Jefferson Adams is a freelance writer living in San Francisco. His poems, essays and photographs have appeared in Antioch Review, Blue Mesa Review, CALIBAN, Hayden's Ferry Review, Huffington Post, the Mississippi Review, and Slate among others.
He is a member of both the National Writers Union, the International Federation of Journalists, and covers San Francisco Health News for Examiner.com.
A team of researchers recently conducted a mixed-method study to address the issue of mass screening for celiac disease from the perspective of newly diagnosed patients and their parents.
The study team included Anna Rosén; Maria Emmelin; Annelie Carlsson; Solveig Hammarroth; Eva Karlsson, and Anneli Ivarsson.
The team screened data from a total of 145 people with antibody-detected celiac disease. They got the data from a Swedish school-based screening study. They then invited the adolescents with celiac disease and their parents to join this study about one year after diagnosis.
In all, the team conducted 14 focus group discussions with 31 adolescents and 43 parents. They obtained written narratives from 91 adolescents (63%) and 105 parents (72%), and obtained full questionnaires from 114 parents (79%).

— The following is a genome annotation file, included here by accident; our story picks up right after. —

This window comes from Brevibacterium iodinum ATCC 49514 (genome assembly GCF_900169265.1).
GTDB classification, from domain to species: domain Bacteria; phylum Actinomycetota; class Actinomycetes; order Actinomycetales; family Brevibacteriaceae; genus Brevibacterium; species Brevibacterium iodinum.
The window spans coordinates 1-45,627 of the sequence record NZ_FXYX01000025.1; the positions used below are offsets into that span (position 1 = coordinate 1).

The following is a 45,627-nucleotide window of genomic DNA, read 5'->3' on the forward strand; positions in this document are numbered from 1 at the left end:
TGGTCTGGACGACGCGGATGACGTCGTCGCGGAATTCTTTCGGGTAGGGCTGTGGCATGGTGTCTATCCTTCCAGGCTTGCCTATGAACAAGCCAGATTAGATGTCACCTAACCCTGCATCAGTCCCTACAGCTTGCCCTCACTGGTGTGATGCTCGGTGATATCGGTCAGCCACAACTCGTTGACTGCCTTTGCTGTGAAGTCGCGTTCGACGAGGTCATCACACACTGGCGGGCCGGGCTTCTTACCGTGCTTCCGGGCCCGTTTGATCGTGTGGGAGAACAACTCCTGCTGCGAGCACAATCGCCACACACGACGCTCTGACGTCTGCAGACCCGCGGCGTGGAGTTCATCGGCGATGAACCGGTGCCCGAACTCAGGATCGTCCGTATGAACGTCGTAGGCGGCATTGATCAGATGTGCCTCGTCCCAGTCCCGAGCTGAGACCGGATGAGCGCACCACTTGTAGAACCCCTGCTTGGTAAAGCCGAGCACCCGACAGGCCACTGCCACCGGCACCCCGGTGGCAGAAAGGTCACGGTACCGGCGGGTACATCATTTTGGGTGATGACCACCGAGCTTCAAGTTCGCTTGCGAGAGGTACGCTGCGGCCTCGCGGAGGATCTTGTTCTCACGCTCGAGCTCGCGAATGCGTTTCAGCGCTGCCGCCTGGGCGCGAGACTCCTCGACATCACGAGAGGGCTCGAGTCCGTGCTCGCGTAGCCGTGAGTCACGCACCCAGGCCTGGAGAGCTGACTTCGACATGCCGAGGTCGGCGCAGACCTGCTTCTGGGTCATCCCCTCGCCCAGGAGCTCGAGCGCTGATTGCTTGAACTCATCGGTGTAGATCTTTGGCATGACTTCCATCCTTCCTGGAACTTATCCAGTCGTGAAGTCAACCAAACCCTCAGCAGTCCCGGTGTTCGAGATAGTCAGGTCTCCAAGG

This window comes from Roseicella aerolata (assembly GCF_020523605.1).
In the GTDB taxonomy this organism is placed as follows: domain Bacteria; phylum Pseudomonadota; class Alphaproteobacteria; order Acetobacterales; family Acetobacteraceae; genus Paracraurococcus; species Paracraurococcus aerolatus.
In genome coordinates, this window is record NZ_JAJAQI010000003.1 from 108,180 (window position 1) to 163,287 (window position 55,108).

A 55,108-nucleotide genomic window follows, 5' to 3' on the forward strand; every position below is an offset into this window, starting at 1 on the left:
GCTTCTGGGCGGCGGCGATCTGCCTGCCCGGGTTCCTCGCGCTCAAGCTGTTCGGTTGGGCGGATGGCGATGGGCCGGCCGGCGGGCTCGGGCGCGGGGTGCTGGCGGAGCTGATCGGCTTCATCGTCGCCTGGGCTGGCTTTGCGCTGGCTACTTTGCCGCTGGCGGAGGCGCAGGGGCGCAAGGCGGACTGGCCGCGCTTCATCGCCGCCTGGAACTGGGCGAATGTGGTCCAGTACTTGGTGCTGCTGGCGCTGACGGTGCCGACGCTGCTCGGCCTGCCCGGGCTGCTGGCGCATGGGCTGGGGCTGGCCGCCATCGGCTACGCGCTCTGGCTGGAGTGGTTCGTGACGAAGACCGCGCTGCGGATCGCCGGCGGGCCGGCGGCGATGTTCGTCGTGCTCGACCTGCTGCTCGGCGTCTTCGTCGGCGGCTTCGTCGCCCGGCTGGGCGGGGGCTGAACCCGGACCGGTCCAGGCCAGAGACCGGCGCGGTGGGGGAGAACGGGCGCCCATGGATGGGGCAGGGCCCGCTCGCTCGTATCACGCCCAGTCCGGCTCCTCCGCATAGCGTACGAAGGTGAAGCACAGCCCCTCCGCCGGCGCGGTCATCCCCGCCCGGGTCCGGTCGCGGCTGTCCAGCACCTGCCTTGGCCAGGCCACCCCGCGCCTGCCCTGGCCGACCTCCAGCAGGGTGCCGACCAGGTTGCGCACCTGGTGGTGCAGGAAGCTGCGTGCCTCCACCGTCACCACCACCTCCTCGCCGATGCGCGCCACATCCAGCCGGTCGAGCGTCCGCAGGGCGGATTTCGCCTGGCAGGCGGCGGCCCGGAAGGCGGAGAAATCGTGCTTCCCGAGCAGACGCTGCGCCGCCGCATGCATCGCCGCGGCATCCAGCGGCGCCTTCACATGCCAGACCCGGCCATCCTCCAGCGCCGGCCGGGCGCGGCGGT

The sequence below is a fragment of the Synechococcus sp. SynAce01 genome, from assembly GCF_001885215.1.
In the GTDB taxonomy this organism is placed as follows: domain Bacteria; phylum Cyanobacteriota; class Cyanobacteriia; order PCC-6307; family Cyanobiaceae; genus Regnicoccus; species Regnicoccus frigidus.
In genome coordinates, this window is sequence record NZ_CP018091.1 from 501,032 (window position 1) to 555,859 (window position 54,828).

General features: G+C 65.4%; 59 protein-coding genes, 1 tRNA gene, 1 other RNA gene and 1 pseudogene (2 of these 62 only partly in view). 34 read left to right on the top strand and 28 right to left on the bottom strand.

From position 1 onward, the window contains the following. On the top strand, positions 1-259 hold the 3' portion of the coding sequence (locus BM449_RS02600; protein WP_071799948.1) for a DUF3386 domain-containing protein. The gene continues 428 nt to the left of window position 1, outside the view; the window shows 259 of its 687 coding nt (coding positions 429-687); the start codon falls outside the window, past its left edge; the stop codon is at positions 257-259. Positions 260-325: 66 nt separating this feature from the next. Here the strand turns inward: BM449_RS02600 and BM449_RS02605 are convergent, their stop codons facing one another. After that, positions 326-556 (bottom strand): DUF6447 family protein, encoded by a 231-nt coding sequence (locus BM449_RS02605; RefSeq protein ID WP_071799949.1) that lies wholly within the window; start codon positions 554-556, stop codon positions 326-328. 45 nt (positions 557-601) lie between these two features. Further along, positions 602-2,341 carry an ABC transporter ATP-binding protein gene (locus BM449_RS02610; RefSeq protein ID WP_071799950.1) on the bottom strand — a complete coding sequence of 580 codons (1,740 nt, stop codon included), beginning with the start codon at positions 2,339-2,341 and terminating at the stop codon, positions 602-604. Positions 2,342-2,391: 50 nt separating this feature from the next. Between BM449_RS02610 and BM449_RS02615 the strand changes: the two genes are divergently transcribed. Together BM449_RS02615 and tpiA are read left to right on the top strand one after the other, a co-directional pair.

They then analyzed data using qualitative content analysis. They were able to use narratives and questionnaire data for quantified measures.
They found that the majority of adolescents and parents described how they agreed to participate "for the good of others," without concern for themselves.
Many found the invitation "hard to resist," since it introduced the possibility that they might have the disease. The majority who were diagnosed described the experience as "a bolt of lightning," but for many others, diagnosis offered an explanation for previous health problems. Many of those people describe how "suddenly everything made sense," once they were diagnosed.
Participants largely reported "feeling grateful for being made aware," of their celiac disease, but some adolescents and parents also reported "ambivalent feelings about personal benefits."
92% of parents supported future screening for celiac disease. The most common opinion among most adolescents and parents agreeing that mass screening should be "a right for everyone" and should be offered as early as possible.
Though most people diagnosed with celiac disease were surprised, adolescents and parents reported feeling grateful for the diagnosis.
Most kids with celiac disease and their parents participating in the study said that they welcomed mass screening for celiac disease, but suggested that it should be done earlier in life.